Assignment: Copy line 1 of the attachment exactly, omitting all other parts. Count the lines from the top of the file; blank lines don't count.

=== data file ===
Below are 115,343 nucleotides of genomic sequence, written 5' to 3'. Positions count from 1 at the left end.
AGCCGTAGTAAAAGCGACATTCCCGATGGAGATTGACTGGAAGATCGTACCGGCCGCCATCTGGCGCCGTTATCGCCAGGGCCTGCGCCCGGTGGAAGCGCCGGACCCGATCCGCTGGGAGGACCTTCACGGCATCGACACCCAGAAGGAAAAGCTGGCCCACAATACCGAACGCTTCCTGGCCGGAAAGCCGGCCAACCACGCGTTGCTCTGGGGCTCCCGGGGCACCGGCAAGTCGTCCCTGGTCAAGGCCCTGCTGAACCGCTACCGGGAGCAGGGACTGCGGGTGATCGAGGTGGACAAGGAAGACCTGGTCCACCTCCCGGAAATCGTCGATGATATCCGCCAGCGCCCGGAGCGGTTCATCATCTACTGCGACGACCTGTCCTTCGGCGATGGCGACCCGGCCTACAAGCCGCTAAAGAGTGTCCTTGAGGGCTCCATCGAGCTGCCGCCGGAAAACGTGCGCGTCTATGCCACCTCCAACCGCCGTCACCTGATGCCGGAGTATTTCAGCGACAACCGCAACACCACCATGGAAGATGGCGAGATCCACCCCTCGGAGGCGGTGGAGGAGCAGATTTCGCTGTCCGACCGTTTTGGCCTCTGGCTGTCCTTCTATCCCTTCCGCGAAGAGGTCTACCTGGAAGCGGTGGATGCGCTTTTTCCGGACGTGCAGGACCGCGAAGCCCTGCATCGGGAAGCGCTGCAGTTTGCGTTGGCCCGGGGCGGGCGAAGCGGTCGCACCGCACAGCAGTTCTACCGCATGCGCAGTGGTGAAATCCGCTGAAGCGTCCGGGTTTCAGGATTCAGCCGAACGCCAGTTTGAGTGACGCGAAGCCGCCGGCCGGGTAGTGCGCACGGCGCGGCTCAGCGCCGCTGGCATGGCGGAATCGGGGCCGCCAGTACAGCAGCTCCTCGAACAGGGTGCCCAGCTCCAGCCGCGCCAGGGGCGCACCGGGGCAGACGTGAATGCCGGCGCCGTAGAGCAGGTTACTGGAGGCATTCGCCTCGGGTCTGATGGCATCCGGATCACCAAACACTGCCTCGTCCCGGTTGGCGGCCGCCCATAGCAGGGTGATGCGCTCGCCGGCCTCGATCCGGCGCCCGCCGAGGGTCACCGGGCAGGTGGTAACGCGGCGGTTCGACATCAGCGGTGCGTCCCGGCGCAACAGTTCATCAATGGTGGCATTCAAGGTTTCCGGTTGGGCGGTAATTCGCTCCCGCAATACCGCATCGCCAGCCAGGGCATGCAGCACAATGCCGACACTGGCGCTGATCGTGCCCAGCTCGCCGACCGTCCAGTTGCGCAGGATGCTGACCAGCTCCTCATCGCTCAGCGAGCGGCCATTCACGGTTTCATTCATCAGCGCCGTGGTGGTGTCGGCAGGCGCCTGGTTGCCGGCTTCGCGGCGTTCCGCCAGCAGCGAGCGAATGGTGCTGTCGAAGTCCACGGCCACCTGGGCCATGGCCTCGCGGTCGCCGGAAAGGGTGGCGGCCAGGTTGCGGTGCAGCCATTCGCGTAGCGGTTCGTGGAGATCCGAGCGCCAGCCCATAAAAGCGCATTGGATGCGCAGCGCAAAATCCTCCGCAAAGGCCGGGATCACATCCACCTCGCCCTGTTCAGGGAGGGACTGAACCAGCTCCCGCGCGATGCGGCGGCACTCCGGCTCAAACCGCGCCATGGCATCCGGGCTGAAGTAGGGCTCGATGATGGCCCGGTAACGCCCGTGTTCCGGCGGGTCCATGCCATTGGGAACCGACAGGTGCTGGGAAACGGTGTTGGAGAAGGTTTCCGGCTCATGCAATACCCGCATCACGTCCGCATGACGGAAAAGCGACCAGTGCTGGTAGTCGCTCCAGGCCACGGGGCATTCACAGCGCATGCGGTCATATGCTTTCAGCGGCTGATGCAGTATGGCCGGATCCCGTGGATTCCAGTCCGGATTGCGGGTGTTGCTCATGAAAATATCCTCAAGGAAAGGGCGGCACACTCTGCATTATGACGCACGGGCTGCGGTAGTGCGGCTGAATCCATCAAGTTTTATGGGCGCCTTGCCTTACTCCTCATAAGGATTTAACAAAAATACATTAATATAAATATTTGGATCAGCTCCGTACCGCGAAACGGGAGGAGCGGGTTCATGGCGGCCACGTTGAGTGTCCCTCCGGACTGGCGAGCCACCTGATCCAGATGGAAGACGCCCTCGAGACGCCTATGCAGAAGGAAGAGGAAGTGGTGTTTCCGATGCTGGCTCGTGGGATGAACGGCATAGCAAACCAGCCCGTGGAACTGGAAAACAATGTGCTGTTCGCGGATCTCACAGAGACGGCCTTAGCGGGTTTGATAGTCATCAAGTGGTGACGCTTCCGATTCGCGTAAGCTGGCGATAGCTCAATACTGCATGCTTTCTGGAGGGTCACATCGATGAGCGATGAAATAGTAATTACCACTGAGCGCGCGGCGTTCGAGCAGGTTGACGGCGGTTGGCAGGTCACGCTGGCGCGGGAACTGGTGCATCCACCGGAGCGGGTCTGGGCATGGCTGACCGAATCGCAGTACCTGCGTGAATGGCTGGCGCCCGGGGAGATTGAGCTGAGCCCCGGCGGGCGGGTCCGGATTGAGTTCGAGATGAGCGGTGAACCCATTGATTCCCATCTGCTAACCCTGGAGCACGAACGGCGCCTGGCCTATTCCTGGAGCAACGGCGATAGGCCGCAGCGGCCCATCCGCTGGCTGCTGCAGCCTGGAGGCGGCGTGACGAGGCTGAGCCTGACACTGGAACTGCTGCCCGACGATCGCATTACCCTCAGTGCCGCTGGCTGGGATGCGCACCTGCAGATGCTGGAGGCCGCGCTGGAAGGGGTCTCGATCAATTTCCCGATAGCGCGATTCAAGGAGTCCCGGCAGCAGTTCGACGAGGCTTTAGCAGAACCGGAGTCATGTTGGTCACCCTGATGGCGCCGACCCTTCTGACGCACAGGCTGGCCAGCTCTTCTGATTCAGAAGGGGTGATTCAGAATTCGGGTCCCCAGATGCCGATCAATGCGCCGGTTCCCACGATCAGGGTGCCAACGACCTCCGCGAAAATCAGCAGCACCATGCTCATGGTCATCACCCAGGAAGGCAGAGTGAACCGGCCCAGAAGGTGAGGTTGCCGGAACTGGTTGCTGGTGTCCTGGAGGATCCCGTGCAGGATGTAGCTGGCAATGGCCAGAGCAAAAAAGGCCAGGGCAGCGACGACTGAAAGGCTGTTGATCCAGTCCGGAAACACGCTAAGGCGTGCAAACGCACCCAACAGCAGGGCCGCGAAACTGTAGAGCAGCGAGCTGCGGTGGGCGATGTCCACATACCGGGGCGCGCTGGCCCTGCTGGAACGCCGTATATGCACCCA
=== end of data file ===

Below are 115,343 nucleotides of genomic sequence, written 5' to 3'. Positions count from 1 at the left end.